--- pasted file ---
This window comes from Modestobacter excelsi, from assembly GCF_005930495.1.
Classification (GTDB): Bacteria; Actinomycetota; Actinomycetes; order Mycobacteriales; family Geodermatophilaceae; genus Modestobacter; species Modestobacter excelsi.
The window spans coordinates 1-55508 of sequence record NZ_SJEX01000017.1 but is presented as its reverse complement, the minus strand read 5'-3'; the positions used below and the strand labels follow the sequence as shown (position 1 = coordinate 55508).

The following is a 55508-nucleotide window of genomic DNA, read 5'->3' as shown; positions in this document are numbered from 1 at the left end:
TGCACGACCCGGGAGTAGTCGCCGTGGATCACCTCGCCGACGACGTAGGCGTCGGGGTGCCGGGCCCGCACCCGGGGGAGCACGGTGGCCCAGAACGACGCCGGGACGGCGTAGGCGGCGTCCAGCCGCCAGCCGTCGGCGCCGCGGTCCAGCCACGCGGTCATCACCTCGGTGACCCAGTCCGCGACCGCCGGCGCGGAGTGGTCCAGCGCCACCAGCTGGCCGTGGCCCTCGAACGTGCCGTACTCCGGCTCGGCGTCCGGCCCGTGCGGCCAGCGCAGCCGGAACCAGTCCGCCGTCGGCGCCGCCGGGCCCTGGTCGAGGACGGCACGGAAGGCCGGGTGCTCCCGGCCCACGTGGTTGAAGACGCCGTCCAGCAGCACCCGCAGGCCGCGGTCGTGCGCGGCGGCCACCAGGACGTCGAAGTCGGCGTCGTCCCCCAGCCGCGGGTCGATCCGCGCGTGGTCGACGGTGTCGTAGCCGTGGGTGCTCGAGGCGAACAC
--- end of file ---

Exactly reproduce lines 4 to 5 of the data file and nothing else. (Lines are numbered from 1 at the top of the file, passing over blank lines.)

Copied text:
The following is a 55508-nucleotide window of genomic DNA, read 5'->3' as shown; positions in this document are numbered from 1 at the left end:
TGCACGACCCGGGAGTAGTCGCCGTGGATCACCTCGCCGACGACGTAGGCGTCGGGGTGCCGGGCCCGCACCCGGGGGAGCACGGTGGCCCAGAACGACGCCGGGACGGCGTAGGCGGCGTCCAGCCGCCAGCCGTCGGCGCCGCGGTCCAGCCACGCGGTCATCACCTCGGTGACCCAGTCCGCGACCGCCGGCGCGGAGTGGTCCAGCGCCACCAGCTGGCCGTGGCCCTCGAACGTGCCGTACTCCGGCTCGGCGTCCGGCCCGTGCGGCCAGCGCAGCCGGAACCAGTCCGCCGTCGGCGCCGCCGGGCCCTGGTCGAGGACGGCACGGAAGGCCGGGTGCTCCCGGCCCACGTGGTTGAAGACGCCGTCCAGCAGCACCCGCAGGCCGCGGTCGTGCGCGGCGGCCACCAGGACGTCGAAGTCGGCGTCGTCCCCCAGCCGCGGGTCGATCCGCGCGTGGTCGACGGTGTCGTAGCCGTGGGTGCTCGAGGCGAACAC